Customers Need OnePlus' Cable & Charger For Dash Charge

Earlier this week, OnePlus revealed and launched their third generation flagship-killing smartphone, the OnePlus 3. This handset, which sells for just $400, is based around a 5.5-inch, 1080p, AMOLED panel. Under this we find a Qualcomm Snapdragon 820 System-on-Chip, which combines four processor cores, two clocked at up to 2.15 GHz and the other two at up to 1.6 GHz in a big.LITTLE architecture. The chipset is backed up by an impressive 6 GB of RAM and OnePlus have given the smartphone 64 GB of internal storage. Around the back, there's a 16MP rear camera, accompanied by an 8MP front facing camera. The device comes with a Cat 6 LTE modem, dual Nano SIMs, NFC, Bluetooth 4.2 and high speed, dual band Wi-Fi technologies too.

When it comes for being kept alive, the OnePlus 3 has a 3,000 mAh internal rechargeable battery. OnePlus have licensed OPPO's VOOC fast charging technology via a USB Type-C port, rather than using Qualcomm's QuickCharge technology in either 2.0 or 3.0 flavors. OnePlus are calling their execution of VOOC "Dash Charge." OnePlus' Chief Executive Officer, Carl Pei, has stated that customers will need to use the supplied cable and adapter in order to benefit from Dash Charge technology. Both the 'phone and the adapter contain the necessary circuits to determine if the official cable and adapter is being used, and if not the device will revert back down to normal or regular charging speeds. Given that there are a myriad different "standards" being applied to USB Type-C cables and ports, this is a sensible preventative action as it should stop customers finding their OnePlus 3 devices have melted... but it is also an unfortunate side effect of multiple standards. Carl said: "The Dash Charge cable is thicker to physically push through more amps. You need both adapter and cable to achieve Dash Charge speeds."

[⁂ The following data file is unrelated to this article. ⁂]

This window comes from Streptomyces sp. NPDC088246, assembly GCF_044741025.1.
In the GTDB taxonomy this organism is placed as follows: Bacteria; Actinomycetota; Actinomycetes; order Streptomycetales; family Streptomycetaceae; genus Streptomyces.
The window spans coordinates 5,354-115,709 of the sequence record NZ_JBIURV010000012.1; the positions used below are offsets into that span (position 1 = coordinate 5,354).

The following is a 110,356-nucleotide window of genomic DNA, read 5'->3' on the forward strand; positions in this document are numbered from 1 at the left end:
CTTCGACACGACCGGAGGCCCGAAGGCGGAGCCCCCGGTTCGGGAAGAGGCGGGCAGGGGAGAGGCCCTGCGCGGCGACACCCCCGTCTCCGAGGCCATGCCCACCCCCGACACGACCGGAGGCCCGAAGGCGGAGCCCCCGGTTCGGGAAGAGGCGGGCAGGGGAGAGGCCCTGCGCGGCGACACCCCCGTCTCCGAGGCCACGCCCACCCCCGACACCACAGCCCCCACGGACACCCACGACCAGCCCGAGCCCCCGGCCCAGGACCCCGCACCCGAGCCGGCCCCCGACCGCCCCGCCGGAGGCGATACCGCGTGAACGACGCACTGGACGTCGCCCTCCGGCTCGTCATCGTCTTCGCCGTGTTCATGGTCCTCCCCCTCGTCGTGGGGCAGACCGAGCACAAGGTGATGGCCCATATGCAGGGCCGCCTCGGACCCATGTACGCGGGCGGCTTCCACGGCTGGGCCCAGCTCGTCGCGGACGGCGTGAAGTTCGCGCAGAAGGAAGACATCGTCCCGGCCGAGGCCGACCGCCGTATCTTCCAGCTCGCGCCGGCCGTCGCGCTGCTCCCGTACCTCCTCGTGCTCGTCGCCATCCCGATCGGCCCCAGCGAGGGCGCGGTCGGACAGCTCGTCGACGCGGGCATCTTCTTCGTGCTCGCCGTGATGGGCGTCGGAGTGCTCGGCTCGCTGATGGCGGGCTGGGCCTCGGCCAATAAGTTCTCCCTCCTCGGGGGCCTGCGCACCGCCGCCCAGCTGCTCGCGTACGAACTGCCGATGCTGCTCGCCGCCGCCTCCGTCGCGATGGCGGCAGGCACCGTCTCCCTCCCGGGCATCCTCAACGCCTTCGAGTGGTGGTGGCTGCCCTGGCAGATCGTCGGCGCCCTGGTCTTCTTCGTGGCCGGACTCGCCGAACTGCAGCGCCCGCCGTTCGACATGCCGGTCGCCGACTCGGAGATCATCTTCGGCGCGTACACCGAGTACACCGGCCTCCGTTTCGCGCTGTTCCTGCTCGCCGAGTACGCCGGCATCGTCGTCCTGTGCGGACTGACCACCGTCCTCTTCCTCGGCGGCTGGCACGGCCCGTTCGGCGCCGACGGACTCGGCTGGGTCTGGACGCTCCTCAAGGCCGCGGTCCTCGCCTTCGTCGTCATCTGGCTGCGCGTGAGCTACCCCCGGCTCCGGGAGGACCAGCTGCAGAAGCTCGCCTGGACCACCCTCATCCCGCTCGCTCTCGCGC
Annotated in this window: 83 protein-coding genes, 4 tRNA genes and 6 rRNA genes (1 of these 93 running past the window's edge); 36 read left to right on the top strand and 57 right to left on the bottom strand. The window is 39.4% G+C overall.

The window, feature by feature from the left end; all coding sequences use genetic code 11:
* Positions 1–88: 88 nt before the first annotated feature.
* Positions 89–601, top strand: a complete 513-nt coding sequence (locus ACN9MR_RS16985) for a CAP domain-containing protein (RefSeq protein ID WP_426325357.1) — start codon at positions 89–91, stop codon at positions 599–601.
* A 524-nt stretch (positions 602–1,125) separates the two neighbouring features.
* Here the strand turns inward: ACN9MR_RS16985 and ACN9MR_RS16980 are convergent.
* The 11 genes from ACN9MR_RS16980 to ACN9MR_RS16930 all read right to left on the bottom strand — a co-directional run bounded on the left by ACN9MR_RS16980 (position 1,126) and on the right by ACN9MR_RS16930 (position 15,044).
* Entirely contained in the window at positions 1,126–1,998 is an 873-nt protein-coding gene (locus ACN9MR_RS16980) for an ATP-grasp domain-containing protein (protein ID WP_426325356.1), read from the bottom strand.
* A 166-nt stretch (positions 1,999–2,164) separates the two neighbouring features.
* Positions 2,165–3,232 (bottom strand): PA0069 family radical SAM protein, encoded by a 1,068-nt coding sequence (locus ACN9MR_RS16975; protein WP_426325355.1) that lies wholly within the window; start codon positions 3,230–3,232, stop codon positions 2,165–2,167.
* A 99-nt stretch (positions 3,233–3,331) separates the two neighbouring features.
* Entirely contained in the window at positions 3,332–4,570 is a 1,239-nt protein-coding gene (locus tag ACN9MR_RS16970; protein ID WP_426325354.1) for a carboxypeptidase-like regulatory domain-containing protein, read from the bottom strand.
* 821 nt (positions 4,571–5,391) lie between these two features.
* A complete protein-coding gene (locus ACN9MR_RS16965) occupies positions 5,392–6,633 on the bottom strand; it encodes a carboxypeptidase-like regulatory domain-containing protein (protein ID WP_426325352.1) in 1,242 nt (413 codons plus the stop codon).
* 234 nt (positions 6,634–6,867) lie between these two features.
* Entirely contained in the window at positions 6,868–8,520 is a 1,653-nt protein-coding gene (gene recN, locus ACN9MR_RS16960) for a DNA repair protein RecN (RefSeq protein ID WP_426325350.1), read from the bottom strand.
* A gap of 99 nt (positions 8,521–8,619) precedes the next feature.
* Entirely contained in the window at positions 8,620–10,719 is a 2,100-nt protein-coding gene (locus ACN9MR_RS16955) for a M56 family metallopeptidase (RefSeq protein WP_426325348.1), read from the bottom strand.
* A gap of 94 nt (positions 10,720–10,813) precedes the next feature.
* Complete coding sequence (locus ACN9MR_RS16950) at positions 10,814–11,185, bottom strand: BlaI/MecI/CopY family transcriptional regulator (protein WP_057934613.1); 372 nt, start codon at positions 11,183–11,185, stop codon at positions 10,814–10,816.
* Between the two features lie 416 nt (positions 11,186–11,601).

Fast charging technologies are still in their relative infancy, and only a relatively small number of devices have switched from a MicroUSB charger to the new style, reversible USB Type-C adapter, which supports faster charging as a standard without third party manufacturers' quick charging technologies. However, not all USB Type C cables are the same and there remains a great deal of confusion. OnePlus' approach - revert to slow charging if there is any doubt - is perfectly sensible, but let's hope that companies remember the "U" in "USB" stands for "Universal" and some semblance of order can be applied to the USB Type C and 3.x standards.

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David Steele

Senior Staff Writer
I grew up with 8-bit computers and moved into PDAs in my professional life, using a number of devices from early Windows CE clamshells and later. Today, my main devices are a Nexus 5X, a Sony Xperia Z Tablet and a coffee cup.